One of the biggest gifts India gave me was several like-minded, life-long friends. We each arrived with our own set of baggage – relationship woes, a cancer diagnosis, mid-life crisis, and more, but by living so intimately together and working through those challenges while practicing yoga, we forged friendships that mean more to me than almost anything in my life. When you exchange this level of emotional honesty with others, it is profound what happens in the process.

Three – The Most Astounding Gurus Don’t Teach Anything

While visiting ancient temples in Nashik and Trimbak, I met many sadhus. These are holy men and mendicants who roam from temple to temple, living life as an ascetic, often in little more than a loin-cloth.

One in particular locked eyes with me while I was waiting to enter the Kalaram Temple (dedicated to Lord Rama) on a “free day” from yoga practice that students were allowed once a week.

I don’t know what that holy man transmitted to my consciousness, but no one has ever looked at me that way since, and I know in my soul, that some sort of spiritual deeksha transpired between us.

Not one of the teachers assigned to teach our yoga fellowship taught me as much as he did in a single glance.

Four – If You Think You are Advanced in Your Yoga Practice, You’re Mistaken

I actively participated in yoga for many years while living in Hawaii before I moved back to the mainland U.S. and ended up studying it more intensely in India.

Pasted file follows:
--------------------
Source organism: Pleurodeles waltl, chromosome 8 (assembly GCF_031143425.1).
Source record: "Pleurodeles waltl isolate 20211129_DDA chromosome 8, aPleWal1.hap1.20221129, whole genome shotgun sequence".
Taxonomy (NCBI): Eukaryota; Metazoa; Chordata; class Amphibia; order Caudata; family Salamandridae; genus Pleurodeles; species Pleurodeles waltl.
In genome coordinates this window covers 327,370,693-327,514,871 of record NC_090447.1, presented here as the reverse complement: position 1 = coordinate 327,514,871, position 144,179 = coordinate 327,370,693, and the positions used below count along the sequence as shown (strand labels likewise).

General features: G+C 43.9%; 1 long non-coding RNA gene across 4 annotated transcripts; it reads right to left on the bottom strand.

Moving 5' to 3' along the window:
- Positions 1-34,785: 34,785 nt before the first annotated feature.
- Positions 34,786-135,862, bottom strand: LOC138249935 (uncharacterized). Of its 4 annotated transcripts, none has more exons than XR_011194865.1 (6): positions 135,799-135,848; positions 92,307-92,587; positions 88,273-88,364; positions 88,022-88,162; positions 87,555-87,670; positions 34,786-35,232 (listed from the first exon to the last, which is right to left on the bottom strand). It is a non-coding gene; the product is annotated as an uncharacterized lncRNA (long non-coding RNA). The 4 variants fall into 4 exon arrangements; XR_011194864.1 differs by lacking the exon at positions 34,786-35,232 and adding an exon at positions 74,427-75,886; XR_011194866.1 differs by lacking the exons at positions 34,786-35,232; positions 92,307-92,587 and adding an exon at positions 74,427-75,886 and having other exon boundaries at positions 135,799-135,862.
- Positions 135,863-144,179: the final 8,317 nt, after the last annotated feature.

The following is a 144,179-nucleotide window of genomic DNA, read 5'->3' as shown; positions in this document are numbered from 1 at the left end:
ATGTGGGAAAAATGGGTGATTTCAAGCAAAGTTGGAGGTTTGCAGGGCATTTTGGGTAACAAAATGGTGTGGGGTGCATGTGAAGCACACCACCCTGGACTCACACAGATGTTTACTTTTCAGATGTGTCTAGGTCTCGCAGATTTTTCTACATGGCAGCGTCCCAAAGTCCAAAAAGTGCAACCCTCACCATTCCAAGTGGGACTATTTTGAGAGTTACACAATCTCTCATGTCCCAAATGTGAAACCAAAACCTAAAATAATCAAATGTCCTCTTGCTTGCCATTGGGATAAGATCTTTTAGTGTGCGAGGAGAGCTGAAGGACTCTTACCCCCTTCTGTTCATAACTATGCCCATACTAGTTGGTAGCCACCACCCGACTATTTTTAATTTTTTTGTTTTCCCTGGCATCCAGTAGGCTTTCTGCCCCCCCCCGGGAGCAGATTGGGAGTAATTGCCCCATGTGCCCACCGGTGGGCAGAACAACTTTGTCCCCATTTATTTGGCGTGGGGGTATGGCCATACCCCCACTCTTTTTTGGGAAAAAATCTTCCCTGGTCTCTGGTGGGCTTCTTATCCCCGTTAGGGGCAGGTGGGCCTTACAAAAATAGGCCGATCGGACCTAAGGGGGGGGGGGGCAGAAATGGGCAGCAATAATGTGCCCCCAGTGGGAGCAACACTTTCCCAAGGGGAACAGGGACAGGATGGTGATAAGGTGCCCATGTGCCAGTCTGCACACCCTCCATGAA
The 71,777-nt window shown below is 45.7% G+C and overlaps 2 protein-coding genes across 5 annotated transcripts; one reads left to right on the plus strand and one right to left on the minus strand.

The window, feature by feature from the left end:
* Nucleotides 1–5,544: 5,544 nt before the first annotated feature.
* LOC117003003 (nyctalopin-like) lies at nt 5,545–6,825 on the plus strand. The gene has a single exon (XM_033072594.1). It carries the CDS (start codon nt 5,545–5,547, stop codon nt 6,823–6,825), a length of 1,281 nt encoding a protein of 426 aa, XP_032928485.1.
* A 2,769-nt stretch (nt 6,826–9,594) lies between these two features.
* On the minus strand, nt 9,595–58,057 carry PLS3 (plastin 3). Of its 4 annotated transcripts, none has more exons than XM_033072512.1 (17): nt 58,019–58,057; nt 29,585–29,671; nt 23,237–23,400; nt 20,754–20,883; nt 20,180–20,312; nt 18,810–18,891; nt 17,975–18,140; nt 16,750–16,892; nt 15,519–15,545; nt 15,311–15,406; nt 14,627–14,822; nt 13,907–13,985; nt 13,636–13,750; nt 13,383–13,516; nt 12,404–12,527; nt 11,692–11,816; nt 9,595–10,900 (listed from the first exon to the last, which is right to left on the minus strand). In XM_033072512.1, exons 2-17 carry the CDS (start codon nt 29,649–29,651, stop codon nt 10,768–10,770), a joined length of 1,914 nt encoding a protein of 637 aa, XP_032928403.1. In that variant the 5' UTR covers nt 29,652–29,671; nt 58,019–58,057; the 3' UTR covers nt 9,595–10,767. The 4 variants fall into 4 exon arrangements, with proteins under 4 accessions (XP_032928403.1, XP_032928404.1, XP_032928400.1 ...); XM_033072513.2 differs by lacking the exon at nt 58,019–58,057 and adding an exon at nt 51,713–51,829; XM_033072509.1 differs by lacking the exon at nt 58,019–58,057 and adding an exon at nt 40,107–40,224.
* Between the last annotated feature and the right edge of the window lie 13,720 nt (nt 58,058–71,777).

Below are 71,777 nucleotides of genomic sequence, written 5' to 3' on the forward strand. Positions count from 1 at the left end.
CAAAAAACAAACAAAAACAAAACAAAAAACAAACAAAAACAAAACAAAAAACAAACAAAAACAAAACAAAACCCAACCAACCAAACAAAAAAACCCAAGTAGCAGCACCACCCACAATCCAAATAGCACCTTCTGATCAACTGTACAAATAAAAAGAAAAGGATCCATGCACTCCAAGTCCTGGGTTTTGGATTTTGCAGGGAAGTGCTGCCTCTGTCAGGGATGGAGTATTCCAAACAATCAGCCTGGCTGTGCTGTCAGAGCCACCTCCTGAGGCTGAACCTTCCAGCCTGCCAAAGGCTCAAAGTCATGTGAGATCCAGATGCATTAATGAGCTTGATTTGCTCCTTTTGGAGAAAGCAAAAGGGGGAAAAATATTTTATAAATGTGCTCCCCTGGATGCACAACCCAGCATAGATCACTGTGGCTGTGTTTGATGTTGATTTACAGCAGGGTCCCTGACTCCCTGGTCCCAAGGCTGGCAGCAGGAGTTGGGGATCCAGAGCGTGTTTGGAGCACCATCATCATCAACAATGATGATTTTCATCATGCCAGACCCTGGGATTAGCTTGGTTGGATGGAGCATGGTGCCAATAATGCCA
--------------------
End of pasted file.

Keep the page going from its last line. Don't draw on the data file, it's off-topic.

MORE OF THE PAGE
While I was in excellent physical condition from running, working out in a gym, lifting weights, and swimming in the Pacific Ocean 2 miles several times a week, none of this prepared me for the rigors of 5-hours-a-day yoga and meditation.

Not only does this level of practice take your body to its extremes, it tends to churn up emotional stuff that you didn’t know was lurking inside you. It is very effective at uncovering your egoic crap. So, be prepared for not just a physical overhaul, but an emotional and psychological one.

Trust me, you’ve never practiced yoga until you’ve done it like this.

I don’t care how long you can stand on your head. The true test is getting up at 5 AM, doing yoga for three hours, then sitting in silence for 2 more. This practice makes an arduous 5-mile hike in the mountains seem like child’s play.

Five – In the U.S., yoga is female dominated. In India, it is male dominated 

Though there is a ton of wisdom I learned while training at the Yoga Vidya Gurukul, most of the lessons and speakers were men. The Hindu tradition is very patriarchal in its boots-on-the-ground application, and most yogis in ancient India were men.

Though there are exceptions that are highly revered like the ancient Brahmavadini Gargi Vachaknavi, daughter of Vachaknu, Maitreyi, mentioned in the Puranas, and Hemalekha, mentioned in Tripura Rahasya, who was a Guru to her husband, Prince Hemachuda.

There are very restrictive ideas of a woman’s role, even though you can walk through temples which ceremoniously celebrate the yoni.

Women are expected to dress very conservatively, even in sweltering heat, and conduct yourself in deference to a male-dominated pantheon.

Nonetheless, I took away priceless teachings about yoga which have been passed down in India for centuries. However, don’t expect Lulu Lemon yoga pants and the watered-down class lessons you get in American gyms and studios. This is the real deal, and they don’t mince words if you aren’t attempting to follow their traditions with a sense of humble awe.

Leave a Reply